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    I dunno. If anything, this turn of events makes it more likely, as the only TiVos that had disc playback features were all from third-parties. Probably still pretty unlikely - BluRay disc sales volume still trails DVDs and TiVos are already super-niche. A BD TiVo would be a niche within a niche.

    edit: I know you said add-on and I'm talking about a combo unit, but I think we agree the chances of either are slim :)
     
  5. Jan 23, 2014 #65 of 122
    Teeps

    Teeps Active Member

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    If you "LIKE YOUR PLAN", you can keep your plan....
     
  6. Jan 23, 2014 #66 of 122
    shrike4242

    shrike4242 Member

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    I would have to agree, since the Plus/Pro have GigE, WiFi and MoCA connectivity, so that covers all the network angles.

    3TB is 450hr of HD storage and an obscene number of SD hours of various quality levels, so that should be enough for most people.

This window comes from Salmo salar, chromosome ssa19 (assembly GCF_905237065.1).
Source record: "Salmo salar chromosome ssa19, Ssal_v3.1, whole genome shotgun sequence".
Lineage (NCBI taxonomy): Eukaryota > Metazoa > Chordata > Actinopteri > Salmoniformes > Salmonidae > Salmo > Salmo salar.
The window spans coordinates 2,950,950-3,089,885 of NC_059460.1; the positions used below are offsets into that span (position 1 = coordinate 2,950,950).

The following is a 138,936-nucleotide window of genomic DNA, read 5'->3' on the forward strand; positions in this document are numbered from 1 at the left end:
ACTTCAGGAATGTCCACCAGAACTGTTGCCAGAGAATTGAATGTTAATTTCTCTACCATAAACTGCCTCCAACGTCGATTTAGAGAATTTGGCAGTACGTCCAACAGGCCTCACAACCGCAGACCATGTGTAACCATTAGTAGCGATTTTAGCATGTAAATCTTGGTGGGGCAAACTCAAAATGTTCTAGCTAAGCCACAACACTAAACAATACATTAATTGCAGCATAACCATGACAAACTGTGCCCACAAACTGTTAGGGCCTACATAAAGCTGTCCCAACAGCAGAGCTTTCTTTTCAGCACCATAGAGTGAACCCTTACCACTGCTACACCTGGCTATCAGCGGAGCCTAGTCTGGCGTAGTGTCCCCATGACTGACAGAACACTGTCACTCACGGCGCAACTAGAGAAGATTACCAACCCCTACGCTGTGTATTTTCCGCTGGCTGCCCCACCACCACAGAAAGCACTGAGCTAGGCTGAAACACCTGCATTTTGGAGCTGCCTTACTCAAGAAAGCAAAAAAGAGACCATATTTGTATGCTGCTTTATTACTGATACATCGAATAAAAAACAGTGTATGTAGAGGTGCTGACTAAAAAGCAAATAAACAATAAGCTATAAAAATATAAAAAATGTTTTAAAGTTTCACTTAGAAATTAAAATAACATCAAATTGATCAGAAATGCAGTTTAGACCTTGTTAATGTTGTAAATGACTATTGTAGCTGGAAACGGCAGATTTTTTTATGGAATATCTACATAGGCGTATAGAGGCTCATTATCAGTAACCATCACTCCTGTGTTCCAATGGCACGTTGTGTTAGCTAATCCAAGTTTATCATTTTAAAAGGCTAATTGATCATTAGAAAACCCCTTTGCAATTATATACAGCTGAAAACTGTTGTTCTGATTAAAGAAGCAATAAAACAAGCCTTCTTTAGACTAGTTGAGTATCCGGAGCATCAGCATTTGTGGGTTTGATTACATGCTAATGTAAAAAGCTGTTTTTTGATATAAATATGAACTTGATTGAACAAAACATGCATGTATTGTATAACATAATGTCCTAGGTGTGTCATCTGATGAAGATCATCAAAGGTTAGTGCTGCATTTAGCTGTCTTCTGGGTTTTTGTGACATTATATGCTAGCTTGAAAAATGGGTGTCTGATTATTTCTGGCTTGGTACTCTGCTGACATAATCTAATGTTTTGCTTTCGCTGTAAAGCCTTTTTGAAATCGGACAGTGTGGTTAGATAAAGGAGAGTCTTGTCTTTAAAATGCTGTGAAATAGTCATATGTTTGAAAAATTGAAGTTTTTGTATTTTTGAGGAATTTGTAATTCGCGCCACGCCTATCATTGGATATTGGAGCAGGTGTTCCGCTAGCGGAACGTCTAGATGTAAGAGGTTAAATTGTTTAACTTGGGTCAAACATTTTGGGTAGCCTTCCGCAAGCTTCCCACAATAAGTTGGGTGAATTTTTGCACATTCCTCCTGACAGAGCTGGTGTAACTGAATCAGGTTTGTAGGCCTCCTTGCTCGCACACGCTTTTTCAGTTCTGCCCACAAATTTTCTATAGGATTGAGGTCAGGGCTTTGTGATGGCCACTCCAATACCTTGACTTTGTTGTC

6 tuners should cover most people's simultaneous recording options and if you need more, get a second unit. Every other TV, hook a Mini to it. Streaming, both in and out-of-home is covered with the Plus/Pro.

    Only thing I could see going forward might be larger drives and Amazon Prime Video streaming, though they don't need new hardware to get that right, just the right Amazon app that doesn't date back to the S3 days.
     
  7. Jan 23, 2014 #67 of 122
    JosephB

    JosephB Member